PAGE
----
High-Risk Industries & Demographics for Poor Mental Health

High-risk industries for mental health in Australia include Agriculture; Public Administration and Safety; and Transport, Postal and Warehousing. In New Zealand, occupational stress and depression in farming and agriculture is estimated to be costing billions.

Industries with low mental health wellbeing often correlate to lower instances of physical safety (Agriculture scores particularly low marks, as does Administrative and Support Services), but not always. It’s easy to understand why: workers are easily stressed when they can be easily injured.

What does it mean to be a high-risk industry? High-risk industries for mental health are industries that are inherently more stressful.

  1. Agriculture involves long hours and potentially dangerous machinery. Drought and fires have affected the Australian agricultural industry and upset its stability and sustainability. Workers need more time to themselves as well as assurances that their positions are secure.
  2. Public Administration and Safety includes policymakers in high-stress positions, as well as police officers, security officers, and guards who may be frequently at risk. Anxiety, depression, and PTSD are all common. Those in this industry need more mental health support and need it to be readily accessible.

Transport, Postal, and Warehousing, as an industry, is one of the areas that has been most financially stressed in recent years due to its susceptibility to economic shocks. and is one of the areas in which employees themselves are feeling much of this stress. In fact, studies find that 1 in 4 workers report that they are dealing with financial stress. Employers need to be able to promise employees stability, or at minimum transparency, to counter this.The more demanding the work is, the more employee mental health needs to be addressed and protected. When employees sense danger lurking around every corner, they don’t feel supported by their employers — and they don’t feel valued by their organization.

There are limitations to what an employer can reasonably accomplish. An employer cannot make a high-risk industry low-risk. But employers can do everything under their control to reduce the risks that are present. Employers should understand what makes their industry high-risk, and tackle the challenges that are unique to them — by giving their employees support with the problems that they face.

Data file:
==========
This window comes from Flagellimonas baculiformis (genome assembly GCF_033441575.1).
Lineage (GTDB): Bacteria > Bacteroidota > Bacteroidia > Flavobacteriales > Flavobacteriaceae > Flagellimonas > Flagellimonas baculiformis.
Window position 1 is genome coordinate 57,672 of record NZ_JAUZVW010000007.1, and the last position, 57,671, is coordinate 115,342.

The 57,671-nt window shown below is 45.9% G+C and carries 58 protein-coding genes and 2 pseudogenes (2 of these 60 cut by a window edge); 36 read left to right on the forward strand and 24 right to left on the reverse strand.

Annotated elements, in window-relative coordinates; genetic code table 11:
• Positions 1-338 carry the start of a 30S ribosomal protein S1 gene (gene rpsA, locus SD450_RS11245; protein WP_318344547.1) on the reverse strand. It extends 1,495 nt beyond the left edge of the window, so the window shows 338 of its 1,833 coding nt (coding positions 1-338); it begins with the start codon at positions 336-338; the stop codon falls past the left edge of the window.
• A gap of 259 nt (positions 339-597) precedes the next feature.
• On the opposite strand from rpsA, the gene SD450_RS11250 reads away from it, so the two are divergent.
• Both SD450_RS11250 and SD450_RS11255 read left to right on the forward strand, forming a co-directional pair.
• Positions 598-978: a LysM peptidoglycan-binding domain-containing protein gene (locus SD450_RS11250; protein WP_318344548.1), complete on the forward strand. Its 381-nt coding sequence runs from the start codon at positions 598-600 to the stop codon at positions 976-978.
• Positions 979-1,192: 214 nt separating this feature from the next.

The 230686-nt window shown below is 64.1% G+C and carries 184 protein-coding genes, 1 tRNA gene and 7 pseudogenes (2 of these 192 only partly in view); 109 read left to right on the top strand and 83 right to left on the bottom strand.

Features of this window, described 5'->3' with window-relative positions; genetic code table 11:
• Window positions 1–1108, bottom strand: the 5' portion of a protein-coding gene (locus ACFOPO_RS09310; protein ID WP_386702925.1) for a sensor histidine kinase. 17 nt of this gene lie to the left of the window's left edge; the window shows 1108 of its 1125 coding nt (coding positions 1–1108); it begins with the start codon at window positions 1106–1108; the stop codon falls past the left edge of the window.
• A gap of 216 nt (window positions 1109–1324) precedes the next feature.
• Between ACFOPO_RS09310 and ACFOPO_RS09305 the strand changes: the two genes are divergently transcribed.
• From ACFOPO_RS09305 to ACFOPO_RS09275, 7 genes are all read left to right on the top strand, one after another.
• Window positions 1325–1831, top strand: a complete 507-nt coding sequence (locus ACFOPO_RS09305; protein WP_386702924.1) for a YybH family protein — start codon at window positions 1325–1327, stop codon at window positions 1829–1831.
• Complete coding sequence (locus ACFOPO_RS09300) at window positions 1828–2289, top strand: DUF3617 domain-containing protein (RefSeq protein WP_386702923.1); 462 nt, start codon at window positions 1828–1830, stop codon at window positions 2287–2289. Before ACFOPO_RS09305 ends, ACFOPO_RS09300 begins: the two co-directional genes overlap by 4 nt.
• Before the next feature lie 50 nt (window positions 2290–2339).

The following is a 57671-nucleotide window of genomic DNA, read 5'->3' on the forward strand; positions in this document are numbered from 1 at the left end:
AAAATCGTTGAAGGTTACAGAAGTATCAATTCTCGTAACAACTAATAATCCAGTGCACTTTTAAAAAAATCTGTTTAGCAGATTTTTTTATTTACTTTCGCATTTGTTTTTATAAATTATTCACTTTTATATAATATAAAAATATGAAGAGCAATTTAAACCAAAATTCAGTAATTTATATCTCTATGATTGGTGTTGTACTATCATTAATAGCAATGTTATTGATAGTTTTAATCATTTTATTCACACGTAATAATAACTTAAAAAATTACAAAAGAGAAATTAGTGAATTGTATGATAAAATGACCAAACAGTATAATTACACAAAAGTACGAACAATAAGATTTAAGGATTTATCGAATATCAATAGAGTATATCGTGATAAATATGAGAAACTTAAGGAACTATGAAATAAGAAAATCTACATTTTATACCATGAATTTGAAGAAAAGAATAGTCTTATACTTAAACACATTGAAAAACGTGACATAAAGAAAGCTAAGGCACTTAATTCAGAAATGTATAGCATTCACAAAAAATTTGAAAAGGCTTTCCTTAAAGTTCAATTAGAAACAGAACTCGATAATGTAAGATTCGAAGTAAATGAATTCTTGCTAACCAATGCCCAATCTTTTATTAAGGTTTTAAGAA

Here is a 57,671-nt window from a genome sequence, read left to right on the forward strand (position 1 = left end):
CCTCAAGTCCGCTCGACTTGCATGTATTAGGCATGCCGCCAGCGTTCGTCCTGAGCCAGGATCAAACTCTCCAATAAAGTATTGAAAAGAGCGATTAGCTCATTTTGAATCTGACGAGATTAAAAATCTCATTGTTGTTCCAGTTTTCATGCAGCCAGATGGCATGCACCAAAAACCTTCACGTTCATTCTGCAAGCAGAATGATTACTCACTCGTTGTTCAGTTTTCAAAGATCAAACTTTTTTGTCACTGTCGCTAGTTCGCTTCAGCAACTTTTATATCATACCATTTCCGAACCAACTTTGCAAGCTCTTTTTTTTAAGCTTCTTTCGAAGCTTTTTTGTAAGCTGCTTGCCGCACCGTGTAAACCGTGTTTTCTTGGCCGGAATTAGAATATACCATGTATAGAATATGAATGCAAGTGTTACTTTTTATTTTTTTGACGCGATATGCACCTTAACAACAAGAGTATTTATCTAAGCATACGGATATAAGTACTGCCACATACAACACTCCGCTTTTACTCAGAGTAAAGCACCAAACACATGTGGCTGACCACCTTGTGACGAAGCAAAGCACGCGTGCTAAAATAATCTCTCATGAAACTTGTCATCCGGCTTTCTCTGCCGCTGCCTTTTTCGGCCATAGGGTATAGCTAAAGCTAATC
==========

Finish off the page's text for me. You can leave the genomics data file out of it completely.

Demographics and Culture as Key Risk Factors

In addition to generally high-risk industries, there are also high-risk demographics. The Maori population is almost twice as likely to experience mental illness. In Australia, the Indigenous population is far more likely to experience depression. More than 30 percent of the Aboriginal population reports mental distress, compared to 20 percent for other Australians.

Another large demographic that is less likely as a whole to seek help with mental health? Men.

For high-risk populations, mental illness increases often have to deal with the unique challenges those populations are experiencing. While employers and HR managers may not be able to address societal problems directly, nor the difficulties inherent to their industries, they can provide their employees with the mental health tools they need to cope, and they can be understanding about these mental health challenges.

Beyond legal duties and obligations, employers in high-risk industries need to:

  • Provide employees with mental health resources.
  • Make employees aware of the resources available.
  • Ensure that employees have easy access to those resources.

Thus, even though the employers may not be able to eliminate the risks inherent to the industry, they can give employees the tools that they need to cope with the high-risk work they are engaged in.

What challenges does it tackle?

Reducing onsite accidents

These cost Australian businesses $61.2B a year.

Reducing onsite accidents

These cost Australian businesses $61.2B a year.

Reducing onsite accidents

These cost Australian businesses $61.2B a year.

Reducing onsite accidents

These cost Australian businesses $61.2B a year.

How it works

Our qualified professionals coach and educate your team to recognise your body’s warning signs that signal it’s time for a physical and mental reset. Delivered onsite, your team can put theory into action within their own work environment, which increases uptake and memorability while recruiting champions from within your team helps the change become part of the culture.

We understand every workplace is unique, so we use a 4-step approach to understand exactly where we need to focus.